For example, if we take a look at the vmware-syslog, we see that it requires tcp/udp 514 and tcp 1514 under the "rules" array which defines the list of external ports open. You can ignore the internal ports as those are not exposed to the outside world but used by internal services. In case the services are still not clear, you can always reference the port number back to the documentation which I had linked above to get more details about the particular port.

VMware Fusion 2017 Tech Preview adds REST API support

In case you have not heard the news, the VMware Fusion and Workstation team just released their 2017 Tech Preview releases which you can read more about it here and here. A couple of years back, VMware had released a slimmed down desktop Hypervisor based on VMware Fusion called AppCatalyst which was optimized for developers wanting to run Docker Containers. Although the feedback for AppCatalyst was positive, the large majority of customers preferred to see the AppCatalyst specific features such as the RESTful API to just be included natively within Fusion rather than having a separate product.

Although it could not be said at the time, the feedback was heard loud and clear and the plan was to pull in the AppCatalyst REST API directly into Fusion. With the Fusion 2017 Tech Preview, you will now be able to interact with your Virtual Machines running on Fusion using the new Fusion REST API which also includes some additional new capabilities that was not there with the AppCatalyst REST APIs such as network and port forwarding management.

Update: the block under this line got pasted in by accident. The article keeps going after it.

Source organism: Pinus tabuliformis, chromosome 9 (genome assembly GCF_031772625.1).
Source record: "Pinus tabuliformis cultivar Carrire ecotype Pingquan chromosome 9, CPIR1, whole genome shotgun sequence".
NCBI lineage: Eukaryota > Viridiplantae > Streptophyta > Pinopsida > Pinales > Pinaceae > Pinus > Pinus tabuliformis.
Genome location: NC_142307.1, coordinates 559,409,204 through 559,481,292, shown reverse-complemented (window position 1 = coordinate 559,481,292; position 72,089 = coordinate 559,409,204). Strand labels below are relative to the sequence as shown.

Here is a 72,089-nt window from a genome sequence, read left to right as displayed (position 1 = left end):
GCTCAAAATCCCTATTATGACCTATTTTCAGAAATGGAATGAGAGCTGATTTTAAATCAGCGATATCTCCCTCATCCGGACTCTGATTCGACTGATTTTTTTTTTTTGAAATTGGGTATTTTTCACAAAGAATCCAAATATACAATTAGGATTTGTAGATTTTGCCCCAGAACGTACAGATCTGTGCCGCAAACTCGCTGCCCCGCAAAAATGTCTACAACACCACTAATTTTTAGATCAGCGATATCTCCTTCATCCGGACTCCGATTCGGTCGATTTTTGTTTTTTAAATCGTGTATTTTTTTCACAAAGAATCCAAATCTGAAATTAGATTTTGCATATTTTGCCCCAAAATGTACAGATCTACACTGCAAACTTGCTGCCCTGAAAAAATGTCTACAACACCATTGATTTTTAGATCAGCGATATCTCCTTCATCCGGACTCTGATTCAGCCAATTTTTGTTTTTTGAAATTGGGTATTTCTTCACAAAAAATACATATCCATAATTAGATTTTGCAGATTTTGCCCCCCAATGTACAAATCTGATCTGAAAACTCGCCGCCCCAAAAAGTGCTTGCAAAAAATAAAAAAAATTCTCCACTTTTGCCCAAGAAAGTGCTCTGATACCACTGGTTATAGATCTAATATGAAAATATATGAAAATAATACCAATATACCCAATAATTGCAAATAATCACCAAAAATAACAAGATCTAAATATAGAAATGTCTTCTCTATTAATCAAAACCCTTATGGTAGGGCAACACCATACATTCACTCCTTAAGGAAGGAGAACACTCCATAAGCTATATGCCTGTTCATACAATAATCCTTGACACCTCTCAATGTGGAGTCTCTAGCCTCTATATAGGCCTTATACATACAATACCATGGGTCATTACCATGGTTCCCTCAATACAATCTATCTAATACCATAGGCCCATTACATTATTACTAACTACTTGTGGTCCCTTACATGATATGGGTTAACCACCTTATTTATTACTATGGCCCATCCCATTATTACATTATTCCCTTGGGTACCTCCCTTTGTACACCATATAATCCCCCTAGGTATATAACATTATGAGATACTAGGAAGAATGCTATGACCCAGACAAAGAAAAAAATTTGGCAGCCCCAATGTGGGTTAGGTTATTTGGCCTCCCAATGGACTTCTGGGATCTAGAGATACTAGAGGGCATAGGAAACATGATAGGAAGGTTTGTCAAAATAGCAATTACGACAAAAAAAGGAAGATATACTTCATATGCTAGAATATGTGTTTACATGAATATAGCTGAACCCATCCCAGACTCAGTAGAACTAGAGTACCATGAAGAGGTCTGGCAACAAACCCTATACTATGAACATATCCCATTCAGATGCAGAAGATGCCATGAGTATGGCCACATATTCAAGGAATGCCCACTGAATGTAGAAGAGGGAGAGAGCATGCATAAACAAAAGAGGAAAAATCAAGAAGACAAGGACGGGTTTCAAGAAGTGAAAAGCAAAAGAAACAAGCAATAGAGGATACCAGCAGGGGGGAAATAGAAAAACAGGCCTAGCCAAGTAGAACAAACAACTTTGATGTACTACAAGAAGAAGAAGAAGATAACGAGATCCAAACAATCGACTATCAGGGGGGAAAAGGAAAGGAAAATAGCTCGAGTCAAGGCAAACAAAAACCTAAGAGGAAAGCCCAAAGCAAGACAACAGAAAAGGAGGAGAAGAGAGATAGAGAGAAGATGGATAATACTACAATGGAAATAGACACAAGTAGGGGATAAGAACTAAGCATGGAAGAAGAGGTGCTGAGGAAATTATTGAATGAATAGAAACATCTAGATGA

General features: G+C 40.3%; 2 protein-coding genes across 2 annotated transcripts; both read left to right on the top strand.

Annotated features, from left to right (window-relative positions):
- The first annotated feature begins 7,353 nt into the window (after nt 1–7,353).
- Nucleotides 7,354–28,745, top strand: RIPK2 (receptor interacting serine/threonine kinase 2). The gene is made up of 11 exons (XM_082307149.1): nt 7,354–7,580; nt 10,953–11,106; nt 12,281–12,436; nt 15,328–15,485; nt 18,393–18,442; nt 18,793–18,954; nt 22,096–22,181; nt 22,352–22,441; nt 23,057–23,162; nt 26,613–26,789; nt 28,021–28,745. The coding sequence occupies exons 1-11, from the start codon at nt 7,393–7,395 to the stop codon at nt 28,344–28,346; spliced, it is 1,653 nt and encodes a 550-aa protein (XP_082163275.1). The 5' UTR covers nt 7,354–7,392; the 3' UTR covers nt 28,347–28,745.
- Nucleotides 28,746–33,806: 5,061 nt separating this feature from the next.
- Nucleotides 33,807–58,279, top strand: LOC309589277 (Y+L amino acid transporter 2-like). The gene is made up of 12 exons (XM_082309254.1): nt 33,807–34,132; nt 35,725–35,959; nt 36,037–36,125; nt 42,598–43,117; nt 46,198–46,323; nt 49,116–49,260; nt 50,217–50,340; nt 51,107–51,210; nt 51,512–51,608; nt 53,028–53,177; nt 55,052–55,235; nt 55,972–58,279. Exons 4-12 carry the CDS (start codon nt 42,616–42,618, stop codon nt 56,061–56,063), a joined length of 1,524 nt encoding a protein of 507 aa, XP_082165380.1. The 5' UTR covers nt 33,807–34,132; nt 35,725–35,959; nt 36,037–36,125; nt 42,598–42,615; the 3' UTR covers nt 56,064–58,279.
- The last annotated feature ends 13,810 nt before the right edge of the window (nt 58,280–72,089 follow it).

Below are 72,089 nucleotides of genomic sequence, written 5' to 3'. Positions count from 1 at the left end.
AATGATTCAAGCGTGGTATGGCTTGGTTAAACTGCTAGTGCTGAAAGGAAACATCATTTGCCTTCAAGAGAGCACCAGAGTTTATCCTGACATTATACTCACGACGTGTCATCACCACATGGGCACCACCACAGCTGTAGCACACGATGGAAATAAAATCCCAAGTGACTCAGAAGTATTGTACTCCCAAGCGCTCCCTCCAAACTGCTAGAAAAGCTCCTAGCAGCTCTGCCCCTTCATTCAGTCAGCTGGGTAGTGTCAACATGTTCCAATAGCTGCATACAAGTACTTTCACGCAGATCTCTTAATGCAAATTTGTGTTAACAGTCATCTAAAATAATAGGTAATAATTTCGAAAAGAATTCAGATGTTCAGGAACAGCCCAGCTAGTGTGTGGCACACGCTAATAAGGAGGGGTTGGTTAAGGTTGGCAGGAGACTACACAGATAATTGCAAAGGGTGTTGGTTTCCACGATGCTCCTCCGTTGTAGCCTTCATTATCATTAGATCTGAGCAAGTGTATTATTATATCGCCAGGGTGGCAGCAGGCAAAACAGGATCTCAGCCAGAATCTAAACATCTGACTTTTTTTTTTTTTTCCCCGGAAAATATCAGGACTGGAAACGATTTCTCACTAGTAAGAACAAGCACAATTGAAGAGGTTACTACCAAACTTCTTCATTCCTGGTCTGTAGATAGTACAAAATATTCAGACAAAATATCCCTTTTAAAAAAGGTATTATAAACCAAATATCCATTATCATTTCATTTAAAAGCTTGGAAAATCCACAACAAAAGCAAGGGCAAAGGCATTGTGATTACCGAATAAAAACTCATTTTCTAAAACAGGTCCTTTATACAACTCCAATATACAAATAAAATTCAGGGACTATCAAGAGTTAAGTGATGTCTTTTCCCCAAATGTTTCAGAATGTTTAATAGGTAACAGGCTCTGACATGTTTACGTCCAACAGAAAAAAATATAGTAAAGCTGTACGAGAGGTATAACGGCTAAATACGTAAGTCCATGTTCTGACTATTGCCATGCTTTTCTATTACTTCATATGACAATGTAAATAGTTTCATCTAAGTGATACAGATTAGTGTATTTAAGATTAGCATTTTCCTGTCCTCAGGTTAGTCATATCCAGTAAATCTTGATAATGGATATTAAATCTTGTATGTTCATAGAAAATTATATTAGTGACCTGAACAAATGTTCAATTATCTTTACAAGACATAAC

Getting Started

Step 1 - Once you have installed the Fusion 2017 TP release, you will need to start the REST API endpoint which is provided by /Applications/VMware Fusion Tech Preview.app/Contents/Public/vmrest You can just type vmrest and it should automatically start or if you prefer to run it in the background, just type the following:

vmrest &

Here is screenshot of starting the Fusion REST API endpoint:

Note: The default port for the REST API is 8697

Continue reading

Native OVF support for Fusion/Workstation 2017 Tech Preview 

The VMware Fusion and Workstation team just released their 2017 Tech Preview releases and there is a ton of new and awesome capabilities which you can read more about here and here. One of the exciting new features, which I was very fortunate to have been involved with is finally here, native OVF property support! Although customers have had the ability to import OVF/OVAs for some time now, if they included OVF properties, they would be ignored and often times this would result in a failed deployment as those properties are required for the initial setup.

A great example of this is trying to run the vCenter Server Appliance (VCSA) on either Fusion or Workstation. Today, the only workaround is to manually edit the VMX file and supplying the correct OVF properties which I have blogged about here. With the latest TP release of Fusion/Workstation, when you import an OVF/OVA that contains OVF properties, the UI will automatically render the required information directly into the UI without needing users to manually touch the VMX files.

Here is a screenshot of deploying the latest VCSA 6.5d OVA (jump to bottom for some additional VCSA tidbits when deploying to Fusion/Workstation):

Continue reading